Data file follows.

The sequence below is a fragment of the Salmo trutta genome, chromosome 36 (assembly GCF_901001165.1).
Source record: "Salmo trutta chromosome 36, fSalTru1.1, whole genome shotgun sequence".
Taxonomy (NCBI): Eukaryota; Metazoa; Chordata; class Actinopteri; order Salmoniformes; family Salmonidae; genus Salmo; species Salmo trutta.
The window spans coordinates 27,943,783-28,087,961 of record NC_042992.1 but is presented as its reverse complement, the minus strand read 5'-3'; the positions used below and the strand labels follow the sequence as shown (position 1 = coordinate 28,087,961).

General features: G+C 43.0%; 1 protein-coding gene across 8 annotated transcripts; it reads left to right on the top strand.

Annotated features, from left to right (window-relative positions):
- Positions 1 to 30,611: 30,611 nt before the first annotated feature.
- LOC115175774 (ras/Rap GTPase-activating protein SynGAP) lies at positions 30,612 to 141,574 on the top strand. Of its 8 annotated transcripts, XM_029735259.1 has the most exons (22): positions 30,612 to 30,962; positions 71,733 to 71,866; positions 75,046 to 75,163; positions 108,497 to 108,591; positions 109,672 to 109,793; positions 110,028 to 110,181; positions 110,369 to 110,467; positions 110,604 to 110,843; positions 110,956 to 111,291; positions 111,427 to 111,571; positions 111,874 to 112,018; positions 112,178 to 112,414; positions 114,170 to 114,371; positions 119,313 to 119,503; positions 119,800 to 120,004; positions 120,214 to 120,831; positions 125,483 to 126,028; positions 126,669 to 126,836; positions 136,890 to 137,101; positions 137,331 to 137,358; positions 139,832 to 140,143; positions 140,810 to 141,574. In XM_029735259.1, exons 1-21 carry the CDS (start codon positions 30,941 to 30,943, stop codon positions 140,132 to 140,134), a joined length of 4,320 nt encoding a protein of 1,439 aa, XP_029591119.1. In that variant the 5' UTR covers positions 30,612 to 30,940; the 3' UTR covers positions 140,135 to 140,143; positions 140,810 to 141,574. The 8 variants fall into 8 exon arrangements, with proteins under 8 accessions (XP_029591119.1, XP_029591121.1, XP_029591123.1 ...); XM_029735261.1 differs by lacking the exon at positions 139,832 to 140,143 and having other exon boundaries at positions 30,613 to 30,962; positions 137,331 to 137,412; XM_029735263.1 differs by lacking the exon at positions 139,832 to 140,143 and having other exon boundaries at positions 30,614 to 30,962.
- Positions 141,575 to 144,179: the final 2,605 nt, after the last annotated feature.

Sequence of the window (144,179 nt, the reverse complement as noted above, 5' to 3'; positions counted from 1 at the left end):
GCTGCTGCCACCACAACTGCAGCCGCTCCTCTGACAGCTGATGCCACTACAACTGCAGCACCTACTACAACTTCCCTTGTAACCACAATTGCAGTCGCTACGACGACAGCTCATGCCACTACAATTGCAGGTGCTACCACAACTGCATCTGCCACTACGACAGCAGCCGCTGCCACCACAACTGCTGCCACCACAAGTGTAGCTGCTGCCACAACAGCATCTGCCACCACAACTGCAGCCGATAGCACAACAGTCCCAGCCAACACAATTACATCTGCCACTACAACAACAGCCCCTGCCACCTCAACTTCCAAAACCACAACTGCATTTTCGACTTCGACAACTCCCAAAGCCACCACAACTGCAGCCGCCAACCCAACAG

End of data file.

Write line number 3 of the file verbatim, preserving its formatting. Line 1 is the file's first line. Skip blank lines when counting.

Taxonomy (NCBI): Eukaryota; Metazoa; Chordata; class Actinopteri; order Salmoniformes; family Salmonidae; genus Salmo; species Salmo trutta.